How To Be A Great Traveling Buddy
According to the US Travel Answer Sheet, US residents took 1. 6 billion leisure trips in 2013, which accounted for $621. 4 billion spent. Most likely, you were among that number, and may be at this moment either planning your summer vacation or about to leave on one.
I am assuming you are traveling with friends – a group of women - bound for a destination chosen by mutual consent. These people are dear to your heart, and you plan on being friends with them for a long time. However, if you are not careful, a vacation with friends can either strengthen your friendship or break it , sometimes beyond repair.
So, in order to enjoy your vacation and retain your friendship long after you return home, here are some tips for you to follow.
That's my first piece of advice.
When my friend and I went on a cruise to the Greek isles recently, the first thing she asked me when we entered our cabin was, “Which bed do you want?”
I shrugged and pointed to the bed near the door. “I don’t care.”
She laughed. “That was exactly what I hoped you would say. I like the window.”
When I looked at the big picture window with a clear view of the ocean, her bed seemed like the better choice, but by allowing me to choose, she had been fair and so I had to live with it. I later regretted my choice because she liked to nap during the day with the drapes open, and I could never fall asleep with the bright light.
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If you are an early bird and your friend is a late sleeper, be quiet while you are moving around. Avoid putting the light on. This also applies to space. Bathroom and bedroom space are limited, whether you are in a hotel or on a ship. Don’t spread your things all over the room or bathroom counter. My friend and I were very good at making use of our tiny cabin space, and we never got in each other’s way.
Manage your time wisely
Unless you rented a little villa some place where you can pretty much come and go as you please, your time is not your own. At least, not all of it. You have schedules. Meals, tours, shows etc. are not open-ended events. Therefore, if you happen to be a slow mover, you can try to keep up by starting early. Even though you are on vacation, you may have to prepare beforehand just like if you had to catch a bus or train for work. That means going to the bathroom and beginning your morning routine before the others. Set clothes out from the night before. A woman told me it takes her one hour to put her makeup on, and she and her friends fought everyday over the bathroom. If you need a whole hour to put on your makeup, then go find a public bathroom.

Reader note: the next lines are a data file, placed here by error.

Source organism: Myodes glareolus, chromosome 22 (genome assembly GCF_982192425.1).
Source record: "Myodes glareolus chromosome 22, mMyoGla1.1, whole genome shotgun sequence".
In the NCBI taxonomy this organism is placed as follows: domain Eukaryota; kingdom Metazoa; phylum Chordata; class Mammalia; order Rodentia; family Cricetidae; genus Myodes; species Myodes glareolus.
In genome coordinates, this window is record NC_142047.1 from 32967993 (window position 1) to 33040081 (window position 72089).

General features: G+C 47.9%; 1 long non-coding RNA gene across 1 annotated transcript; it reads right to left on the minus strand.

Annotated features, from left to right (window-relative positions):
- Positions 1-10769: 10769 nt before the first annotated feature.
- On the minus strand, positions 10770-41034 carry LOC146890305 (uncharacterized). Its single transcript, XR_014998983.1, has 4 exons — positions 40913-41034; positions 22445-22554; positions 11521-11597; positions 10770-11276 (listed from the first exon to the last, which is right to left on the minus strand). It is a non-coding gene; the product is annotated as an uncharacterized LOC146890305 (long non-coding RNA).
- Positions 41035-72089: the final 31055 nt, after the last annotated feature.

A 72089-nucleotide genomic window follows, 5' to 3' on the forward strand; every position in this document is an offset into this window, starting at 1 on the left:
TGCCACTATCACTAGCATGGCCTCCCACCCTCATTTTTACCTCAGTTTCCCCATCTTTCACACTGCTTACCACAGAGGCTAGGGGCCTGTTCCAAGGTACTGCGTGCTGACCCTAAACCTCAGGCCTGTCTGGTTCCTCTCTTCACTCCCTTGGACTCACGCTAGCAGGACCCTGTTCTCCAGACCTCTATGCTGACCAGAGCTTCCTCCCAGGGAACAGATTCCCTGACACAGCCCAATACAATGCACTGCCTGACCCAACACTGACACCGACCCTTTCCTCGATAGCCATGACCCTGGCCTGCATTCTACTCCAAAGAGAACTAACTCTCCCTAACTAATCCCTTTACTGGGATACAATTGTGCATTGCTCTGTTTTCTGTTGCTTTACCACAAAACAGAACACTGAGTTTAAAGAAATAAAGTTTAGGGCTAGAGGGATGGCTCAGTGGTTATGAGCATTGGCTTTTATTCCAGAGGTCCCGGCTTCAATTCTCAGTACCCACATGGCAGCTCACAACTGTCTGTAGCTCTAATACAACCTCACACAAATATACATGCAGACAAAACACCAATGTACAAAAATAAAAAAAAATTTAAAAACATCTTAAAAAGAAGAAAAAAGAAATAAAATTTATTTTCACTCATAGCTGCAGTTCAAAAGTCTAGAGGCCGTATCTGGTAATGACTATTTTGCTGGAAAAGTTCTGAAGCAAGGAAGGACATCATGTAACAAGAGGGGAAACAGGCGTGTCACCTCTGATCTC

Be patient. If you do everything lickety split, be patient. You may have to wait a little sometimes for your slower friends. You can make a phone call or read a magazine while you are waiting.
Be fun to be around
Don’t grumble. Despite your careful planning, things sometimes go wrong. A trip turns out to be a disappointment, the weather changes, the lines are long, any number of things can happen. Look at them as a lesson learned, and when you get back to your hotel, have a good laugh over it.
Be responsible. If you are the type that gets wanderlust when you are in a strange place, don’t do it! If you must, at least let your friends know where you are going and when you hope to be back. That way they won’t be frantic with worry.
Tips to help you enjoy your trip
- Be considerate of others
- Don't be grumpy
- Manage your time wisely
- Be responsible
- Try not to borrow
Don’t borrow (or try not to)
Have you ever gone on a trip with someone who was always borrowing your things? This can become irritating. Women love to borrow each others things, but on a vacation is not the best time to do this, for the simple reason that everyone has a limited amount of stuff. So, don't borrow, unless you can exchange it for something your friend will really like.
Don’t borrow money. This happened to me once. The moment our cruise ship pulled away from the docks, I realized I'd forgotten my cash at home. I had my credit cards, but needed cash for things like tips and going on shore. This can be embarrassing, but if you do run short of money, friends are usually willing to chip in, as my friends did. If this happens, be sure to pay them back as soon as you get home - as I did - or earlier, if you can. One more thing about money, always make sure you pay your fair share - for food, tips and the like.
Some last words
Do your part to make sure your vacation goes as smoothly as possible. That means having your documents in proper order. Nothing can foul up a trip than being with someone who can't find her passport or other travel documents. And please, don't leave doors open when you leave the room and don't leave your valuables lying around. Safes are provided. Use them! Look after your safety as well as that of your friends.
These tips are really common-sense measures anyone can take to ensure that you don’t step on each others toes – literally and figuratively – when you are on vacation. There’s a lot more that can be said about being a good traveling companion, but I’m sure you get the idea. By following these tips, you will not only enjoy your vacation with friends, but they will invite you back again and again. Bon voyage!
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